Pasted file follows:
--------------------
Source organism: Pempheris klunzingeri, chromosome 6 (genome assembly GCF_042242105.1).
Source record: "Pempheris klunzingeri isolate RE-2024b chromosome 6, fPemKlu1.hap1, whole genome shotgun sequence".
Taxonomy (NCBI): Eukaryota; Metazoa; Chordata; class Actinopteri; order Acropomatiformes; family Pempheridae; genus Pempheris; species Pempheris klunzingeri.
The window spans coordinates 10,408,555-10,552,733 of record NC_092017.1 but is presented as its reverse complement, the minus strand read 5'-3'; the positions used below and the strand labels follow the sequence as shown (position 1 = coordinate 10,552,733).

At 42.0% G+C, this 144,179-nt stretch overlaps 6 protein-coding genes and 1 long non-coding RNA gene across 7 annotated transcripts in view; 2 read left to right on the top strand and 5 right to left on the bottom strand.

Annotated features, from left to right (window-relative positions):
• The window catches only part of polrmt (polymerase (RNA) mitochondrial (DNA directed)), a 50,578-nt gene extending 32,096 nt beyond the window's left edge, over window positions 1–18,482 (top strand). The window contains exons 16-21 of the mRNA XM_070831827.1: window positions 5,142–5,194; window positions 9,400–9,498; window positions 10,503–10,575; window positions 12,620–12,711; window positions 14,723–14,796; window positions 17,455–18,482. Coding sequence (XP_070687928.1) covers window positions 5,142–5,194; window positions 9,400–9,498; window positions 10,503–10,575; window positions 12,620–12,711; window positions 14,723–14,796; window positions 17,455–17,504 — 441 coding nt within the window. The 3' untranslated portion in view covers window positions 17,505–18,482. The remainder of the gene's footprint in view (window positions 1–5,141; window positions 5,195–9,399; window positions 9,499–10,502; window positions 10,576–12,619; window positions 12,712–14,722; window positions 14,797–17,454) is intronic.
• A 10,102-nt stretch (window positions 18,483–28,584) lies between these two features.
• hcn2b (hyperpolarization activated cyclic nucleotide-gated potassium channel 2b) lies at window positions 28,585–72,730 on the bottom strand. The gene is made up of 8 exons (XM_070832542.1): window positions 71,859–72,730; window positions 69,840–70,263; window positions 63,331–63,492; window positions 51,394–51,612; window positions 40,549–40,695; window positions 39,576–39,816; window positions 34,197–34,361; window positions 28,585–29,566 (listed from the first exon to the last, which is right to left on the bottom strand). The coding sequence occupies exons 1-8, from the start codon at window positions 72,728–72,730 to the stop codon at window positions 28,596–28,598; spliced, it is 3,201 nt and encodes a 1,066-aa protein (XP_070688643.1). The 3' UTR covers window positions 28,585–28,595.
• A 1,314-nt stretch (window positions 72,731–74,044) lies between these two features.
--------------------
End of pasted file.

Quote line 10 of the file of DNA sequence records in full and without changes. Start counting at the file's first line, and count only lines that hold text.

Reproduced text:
• A 1,314-nt stretch (window positions 72,731–74,044) lies between these two features.